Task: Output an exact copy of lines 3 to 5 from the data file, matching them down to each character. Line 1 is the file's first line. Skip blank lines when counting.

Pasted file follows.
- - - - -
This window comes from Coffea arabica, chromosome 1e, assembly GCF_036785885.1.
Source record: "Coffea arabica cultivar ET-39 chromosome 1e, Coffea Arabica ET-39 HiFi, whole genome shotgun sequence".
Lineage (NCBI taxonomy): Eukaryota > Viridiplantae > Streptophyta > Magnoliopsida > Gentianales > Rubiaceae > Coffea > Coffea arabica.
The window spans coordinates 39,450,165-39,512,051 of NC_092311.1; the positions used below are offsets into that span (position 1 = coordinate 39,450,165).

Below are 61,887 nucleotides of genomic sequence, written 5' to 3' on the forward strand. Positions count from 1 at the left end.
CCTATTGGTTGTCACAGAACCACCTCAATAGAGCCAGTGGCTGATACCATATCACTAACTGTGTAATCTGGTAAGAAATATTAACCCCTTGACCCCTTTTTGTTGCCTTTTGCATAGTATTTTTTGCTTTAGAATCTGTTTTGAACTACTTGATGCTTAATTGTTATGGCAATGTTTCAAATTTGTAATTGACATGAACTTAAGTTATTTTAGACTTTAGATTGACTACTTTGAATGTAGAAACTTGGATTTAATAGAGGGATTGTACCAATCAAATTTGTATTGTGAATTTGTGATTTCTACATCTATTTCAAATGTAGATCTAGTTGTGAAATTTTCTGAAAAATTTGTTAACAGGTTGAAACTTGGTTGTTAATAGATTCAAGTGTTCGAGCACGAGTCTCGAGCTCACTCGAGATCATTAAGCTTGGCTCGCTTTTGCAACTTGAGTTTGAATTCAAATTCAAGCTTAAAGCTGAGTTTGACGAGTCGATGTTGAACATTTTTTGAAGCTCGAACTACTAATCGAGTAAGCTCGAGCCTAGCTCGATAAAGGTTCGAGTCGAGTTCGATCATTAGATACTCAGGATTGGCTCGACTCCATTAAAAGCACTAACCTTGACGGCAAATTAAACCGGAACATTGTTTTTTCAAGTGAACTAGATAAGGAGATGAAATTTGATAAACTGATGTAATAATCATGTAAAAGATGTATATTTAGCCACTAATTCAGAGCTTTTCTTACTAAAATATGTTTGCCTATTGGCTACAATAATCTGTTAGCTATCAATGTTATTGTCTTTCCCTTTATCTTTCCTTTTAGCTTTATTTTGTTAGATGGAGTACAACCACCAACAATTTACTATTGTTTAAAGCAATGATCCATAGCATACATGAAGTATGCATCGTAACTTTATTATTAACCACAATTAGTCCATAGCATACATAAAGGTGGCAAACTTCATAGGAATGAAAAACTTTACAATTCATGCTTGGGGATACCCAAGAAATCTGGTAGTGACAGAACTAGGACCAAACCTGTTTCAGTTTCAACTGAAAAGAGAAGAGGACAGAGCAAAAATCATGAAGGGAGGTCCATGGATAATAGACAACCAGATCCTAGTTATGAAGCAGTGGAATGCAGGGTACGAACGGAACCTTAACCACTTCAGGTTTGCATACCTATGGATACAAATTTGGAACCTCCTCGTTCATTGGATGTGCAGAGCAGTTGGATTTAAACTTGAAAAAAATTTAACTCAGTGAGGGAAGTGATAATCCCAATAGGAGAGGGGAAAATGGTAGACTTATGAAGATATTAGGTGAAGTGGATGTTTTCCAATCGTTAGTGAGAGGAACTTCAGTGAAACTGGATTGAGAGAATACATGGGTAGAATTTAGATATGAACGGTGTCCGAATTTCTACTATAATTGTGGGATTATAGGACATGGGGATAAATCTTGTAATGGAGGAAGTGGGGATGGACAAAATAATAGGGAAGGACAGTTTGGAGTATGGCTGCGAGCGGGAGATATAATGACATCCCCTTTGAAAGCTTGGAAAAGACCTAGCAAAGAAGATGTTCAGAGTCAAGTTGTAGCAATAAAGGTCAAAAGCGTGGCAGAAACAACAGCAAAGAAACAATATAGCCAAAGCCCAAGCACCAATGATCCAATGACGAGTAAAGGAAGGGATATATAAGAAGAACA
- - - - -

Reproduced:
Lineage (NCBI taxonomy): Eukaryota > Viridiplantae > Streptophyta > Magnoliopsida > Gentianales > Rubiaceae > Coffea > Coffea arabica.
The window spans coordinates 39,450,165-39,512,051 of NC_092311.1; the positions used below are offsets into that span (position 1 = coordinate 39,450,165).

Below are 61,887 nucleotides of genomic sequence, written 5' to 3' on the forward strand. Positions count from 1 at the left end.